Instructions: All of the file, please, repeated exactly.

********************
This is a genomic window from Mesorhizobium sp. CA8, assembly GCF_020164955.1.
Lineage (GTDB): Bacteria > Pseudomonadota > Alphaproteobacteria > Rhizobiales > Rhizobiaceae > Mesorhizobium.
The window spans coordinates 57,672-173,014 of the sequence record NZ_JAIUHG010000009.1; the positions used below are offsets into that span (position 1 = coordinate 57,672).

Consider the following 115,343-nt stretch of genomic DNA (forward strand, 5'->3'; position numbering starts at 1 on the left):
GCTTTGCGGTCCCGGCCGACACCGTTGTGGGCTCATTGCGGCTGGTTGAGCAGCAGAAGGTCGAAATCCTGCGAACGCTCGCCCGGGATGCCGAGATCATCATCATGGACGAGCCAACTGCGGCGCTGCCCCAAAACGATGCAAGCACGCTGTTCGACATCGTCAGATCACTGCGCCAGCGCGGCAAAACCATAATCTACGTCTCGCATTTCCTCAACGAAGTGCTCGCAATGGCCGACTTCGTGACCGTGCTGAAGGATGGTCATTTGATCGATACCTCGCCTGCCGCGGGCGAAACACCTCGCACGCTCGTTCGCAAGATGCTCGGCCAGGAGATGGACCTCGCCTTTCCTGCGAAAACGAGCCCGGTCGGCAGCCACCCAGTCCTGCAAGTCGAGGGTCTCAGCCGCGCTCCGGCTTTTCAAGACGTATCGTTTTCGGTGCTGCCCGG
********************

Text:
This is a genomic window from Mesorhizobium sp. CA8, assembly GCF_020164955.1.
Lineage (GTDB): Bacteria > Pseudomonadota > Alphaproteobacteria > Rhizobiales > Rhizobiaceae > Mesorhizobium.
The window spans coordinates 57,672-173,014 of the sequence record NZ_JAIUHG010000009.1; the positions used below are offsets into that span (position 1 = coordinate 57,672).

Consider the following 115,343-nt stretch of genomic DNA (forward strand, 5'->3'; position numbering starts at 1 on the left):
GCTTTGCGGTCCCGGCCGACACCGTTGTGGGCTCATTGCGGCTGGTTGAGCAGCAGAAGGTCGAAATCCTGCGAACGCTCGCCCGGGATGCCGAGATCATCATCATGGACGAGCCAACTGCGGCGCTGCCCCAAAACGATGCAAGCACGCTGTTCGACATCGTCAGATCACTGCGCCAGCGCGGCAAAACCATAATCTACGTCTCGCATTTCCTCAACGAAGTGCTCGCAATGGCCGACTTCGTGACCGTGCTGAAGGATGGTCATTTGATCGATACCTCGCCTGCCGCGGGCGAAACACCTCGCACGCTCGTTCGCAAGATGCTCGGCCAGGAGATGGACCTCGCCTTTCCTGCGAAAACGAGCCCGGTCGGCAGCCACCCAGTCCTGCAAGTCGAGGGTCTCAGCCGCGCTCCGGCTTTTCAAGACGTATCGTTTTCGGTGCTGCCCGG